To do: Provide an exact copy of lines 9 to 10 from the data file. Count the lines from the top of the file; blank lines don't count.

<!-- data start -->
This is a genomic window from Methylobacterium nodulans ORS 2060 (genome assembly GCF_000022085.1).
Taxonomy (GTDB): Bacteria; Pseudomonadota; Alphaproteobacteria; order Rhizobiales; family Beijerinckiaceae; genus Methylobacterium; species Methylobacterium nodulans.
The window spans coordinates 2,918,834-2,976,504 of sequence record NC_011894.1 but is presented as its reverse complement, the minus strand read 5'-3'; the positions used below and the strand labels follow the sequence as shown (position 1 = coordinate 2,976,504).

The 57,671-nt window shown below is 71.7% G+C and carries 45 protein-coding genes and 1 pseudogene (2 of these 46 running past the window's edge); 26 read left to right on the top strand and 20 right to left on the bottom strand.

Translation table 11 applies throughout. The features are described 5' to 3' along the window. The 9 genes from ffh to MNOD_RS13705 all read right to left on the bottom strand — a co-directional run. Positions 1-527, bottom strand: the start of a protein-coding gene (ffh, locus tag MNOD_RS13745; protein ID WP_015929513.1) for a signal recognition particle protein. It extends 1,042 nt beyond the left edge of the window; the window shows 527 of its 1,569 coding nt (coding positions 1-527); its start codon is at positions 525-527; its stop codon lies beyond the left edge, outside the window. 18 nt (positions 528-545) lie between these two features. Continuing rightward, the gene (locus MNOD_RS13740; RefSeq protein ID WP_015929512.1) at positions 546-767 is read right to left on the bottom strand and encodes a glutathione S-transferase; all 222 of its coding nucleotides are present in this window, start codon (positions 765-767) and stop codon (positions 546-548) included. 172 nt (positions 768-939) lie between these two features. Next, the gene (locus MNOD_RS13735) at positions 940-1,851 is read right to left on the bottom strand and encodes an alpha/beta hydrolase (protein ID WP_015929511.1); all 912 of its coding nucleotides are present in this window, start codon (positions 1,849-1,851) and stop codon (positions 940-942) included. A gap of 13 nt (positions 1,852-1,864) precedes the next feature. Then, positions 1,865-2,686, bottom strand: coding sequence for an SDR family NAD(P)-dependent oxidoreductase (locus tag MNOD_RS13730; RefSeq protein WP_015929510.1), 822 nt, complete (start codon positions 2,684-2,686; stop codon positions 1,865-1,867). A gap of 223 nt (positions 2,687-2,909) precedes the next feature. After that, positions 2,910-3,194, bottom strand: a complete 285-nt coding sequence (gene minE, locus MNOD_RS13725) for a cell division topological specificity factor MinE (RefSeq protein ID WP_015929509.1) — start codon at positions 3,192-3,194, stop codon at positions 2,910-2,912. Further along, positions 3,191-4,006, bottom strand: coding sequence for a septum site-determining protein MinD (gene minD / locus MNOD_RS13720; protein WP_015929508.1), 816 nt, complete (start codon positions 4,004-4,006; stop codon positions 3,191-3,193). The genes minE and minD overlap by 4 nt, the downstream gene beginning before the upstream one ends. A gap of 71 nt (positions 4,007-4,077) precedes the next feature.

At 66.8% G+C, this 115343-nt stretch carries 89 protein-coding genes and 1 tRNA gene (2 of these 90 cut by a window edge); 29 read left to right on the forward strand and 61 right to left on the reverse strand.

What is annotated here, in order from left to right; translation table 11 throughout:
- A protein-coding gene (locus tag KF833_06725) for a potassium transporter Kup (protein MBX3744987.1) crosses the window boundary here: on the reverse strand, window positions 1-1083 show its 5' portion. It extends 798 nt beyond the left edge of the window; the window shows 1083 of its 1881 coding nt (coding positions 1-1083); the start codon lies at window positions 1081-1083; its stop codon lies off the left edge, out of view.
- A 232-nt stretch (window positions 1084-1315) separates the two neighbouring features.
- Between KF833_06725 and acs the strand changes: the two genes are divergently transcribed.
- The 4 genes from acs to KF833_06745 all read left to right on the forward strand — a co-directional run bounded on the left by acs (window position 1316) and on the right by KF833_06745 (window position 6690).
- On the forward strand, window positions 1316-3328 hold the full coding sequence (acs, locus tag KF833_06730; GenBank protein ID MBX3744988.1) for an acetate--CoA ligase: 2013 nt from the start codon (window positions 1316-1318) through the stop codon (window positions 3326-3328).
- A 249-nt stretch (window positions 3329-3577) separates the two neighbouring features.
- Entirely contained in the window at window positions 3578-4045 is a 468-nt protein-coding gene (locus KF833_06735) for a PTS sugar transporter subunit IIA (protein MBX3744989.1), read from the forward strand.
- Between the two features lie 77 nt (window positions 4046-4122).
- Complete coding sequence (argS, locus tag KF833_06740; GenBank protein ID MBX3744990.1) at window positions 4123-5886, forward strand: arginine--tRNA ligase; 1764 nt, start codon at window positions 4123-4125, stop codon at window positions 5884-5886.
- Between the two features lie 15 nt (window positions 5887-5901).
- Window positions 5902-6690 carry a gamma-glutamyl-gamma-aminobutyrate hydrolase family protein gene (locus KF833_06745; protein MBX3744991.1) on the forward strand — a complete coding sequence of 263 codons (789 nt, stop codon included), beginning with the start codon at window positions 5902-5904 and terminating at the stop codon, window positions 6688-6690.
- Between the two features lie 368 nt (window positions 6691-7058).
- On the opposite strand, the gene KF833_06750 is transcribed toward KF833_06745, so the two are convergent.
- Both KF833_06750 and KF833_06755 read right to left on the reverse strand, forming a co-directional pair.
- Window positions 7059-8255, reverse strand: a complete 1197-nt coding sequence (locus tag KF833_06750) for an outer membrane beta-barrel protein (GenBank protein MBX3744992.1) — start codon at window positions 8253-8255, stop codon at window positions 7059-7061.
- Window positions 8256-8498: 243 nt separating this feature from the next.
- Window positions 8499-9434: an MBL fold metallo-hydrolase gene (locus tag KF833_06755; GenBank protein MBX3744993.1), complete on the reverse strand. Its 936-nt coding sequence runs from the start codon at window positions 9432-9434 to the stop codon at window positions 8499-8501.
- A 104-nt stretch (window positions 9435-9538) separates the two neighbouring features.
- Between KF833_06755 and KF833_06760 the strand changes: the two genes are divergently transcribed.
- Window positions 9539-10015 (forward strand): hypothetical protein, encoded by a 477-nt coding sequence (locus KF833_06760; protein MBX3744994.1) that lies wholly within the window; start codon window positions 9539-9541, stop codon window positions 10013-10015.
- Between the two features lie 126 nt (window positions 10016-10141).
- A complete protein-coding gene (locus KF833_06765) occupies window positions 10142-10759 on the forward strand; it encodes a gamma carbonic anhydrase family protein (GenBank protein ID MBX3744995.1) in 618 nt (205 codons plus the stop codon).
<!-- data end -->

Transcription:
- A 232-nt stretch (window positions 1084-1315) separates the two neighbouring features.
- Between KF833_06725 and acs the strand changes: the two genes are divergently transcribed.